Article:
Nancy

Nancy (näNsēˈ) [key], city (1990 pop. 102,410), capital of Meurthe-et-Moselle dept., NE France, on the Meurthe River and the Marne-Rhine Canal. It is the administrative, economic, and educational center of Lorraine. Situated at the edge of the huge Lorraine iron fields, Nancy is an industrial city manufacturing chemicals, clothing, processed food, and machinery. It is one of eight cities specially targeted by the government for urban development. In the city are a noted fine arts museum, an academy of fine arts, and a large university (founded 1854). Nancy grew around a castle of the dukes of Lorraine and became the duchy capital in the 12th cent. In 1477, Charles the Bold of Burgundy was defeated and killed at the gates of Nancy by Swiss troops and the forces of René II of Lorraine. The major part of the center of Nancy, a model of urban planning and a gem of 18th-century architecture, was built during the liberal reign of Stanislaus I, duke of Lorraine (reigned 1738–66) and ex-king of Poland. Nancy passed to the French crown in 1766. In 1848 it was one of the first cities to proclaim the republic. From 1870 to 1873 it was occupied by the Germans following the Franco-Prussian War, and it was partially destroyed in World War I. Points of interest include the Place Stanislas, the Place de la Carrière, an 18th-century cathedral, and the 16th-century ducal palace. The Church of Cordeliers (15th cent.) houses the magnificent tombs of the princes of Lorraine.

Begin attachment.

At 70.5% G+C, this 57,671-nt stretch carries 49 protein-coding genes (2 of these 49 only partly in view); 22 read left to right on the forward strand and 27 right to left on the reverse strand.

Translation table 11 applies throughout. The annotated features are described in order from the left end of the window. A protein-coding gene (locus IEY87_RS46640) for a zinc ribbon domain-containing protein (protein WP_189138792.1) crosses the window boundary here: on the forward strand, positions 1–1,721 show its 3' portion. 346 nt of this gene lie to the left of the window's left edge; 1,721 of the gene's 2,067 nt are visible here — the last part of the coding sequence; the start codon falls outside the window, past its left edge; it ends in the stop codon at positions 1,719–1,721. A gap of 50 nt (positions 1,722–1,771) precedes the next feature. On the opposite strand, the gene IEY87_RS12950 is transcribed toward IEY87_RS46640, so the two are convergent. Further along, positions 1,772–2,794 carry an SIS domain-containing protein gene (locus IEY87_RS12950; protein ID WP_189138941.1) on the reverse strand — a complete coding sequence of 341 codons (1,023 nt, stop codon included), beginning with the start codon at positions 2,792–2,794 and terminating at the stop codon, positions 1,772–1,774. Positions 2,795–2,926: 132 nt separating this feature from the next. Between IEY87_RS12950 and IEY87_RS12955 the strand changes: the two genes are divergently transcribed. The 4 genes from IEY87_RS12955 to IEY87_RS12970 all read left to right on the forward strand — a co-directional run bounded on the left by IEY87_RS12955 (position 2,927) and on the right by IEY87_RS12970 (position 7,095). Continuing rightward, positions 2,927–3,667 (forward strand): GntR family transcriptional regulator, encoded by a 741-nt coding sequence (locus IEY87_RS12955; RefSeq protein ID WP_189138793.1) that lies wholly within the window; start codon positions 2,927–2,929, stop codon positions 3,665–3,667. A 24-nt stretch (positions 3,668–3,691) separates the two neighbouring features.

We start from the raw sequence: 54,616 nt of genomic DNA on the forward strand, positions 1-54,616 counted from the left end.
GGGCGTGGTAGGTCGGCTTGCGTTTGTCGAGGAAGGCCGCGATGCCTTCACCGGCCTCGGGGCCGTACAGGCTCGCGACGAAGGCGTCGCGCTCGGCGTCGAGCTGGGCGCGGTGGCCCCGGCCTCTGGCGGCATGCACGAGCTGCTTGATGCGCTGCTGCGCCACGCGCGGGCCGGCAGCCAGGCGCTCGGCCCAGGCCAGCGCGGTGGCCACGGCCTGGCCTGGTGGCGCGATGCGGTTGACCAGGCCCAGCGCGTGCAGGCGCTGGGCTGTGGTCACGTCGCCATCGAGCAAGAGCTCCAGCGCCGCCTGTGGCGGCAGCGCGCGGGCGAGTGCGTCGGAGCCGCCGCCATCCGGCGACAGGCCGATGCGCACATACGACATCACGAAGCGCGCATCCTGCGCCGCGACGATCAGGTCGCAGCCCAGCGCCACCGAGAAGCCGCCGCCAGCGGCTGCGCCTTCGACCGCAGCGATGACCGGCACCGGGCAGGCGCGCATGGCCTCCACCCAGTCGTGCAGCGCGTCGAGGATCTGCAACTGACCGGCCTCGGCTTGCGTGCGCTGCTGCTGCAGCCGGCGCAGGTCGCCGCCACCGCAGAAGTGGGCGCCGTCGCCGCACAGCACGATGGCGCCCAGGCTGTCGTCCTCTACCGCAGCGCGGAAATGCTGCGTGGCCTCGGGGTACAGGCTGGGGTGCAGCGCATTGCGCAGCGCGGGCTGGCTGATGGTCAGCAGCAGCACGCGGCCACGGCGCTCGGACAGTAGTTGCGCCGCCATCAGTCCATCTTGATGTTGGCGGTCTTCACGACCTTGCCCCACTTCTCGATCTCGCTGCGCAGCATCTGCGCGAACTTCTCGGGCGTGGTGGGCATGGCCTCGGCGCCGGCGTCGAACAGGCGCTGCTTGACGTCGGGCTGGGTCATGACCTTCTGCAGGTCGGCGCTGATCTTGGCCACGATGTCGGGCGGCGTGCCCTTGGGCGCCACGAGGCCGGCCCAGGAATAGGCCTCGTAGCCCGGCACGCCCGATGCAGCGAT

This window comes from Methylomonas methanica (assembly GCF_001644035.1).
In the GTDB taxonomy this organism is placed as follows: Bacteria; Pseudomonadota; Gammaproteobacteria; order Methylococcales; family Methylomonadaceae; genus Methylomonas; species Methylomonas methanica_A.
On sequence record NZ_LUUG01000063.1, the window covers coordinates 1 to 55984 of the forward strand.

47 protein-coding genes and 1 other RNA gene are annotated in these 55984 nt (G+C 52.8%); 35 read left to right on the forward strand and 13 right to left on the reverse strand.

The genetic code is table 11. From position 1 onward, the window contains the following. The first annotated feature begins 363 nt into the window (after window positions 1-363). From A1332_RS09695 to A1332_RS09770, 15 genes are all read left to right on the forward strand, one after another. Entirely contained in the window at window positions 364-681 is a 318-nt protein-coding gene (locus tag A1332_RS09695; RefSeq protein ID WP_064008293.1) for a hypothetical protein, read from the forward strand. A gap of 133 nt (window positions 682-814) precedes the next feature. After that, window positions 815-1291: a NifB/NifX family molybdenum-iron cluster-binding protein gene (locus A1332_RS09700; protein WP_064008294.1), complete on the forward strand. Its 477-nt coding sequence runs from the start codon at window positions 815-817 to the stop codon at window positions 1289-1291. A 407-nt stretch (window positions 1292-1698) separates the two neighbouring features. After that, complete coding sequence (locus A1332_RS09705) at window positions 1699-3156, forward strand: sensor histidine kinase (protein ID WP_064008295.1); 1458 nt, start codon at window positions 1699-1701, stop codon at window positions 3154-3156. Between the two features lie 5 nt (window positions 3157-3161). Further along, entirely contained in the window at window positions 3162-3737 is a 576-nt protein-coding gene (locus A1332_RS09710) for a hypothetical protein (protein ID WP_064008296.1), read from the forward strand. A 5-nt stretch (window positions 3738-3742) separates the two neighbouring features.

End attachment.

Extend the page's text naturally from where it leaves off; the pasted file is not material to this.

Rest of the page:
The Columbia Electronic Encyclopedia, 6th ed. Copyright © 2012, Columbia University Press. All rights reserved.

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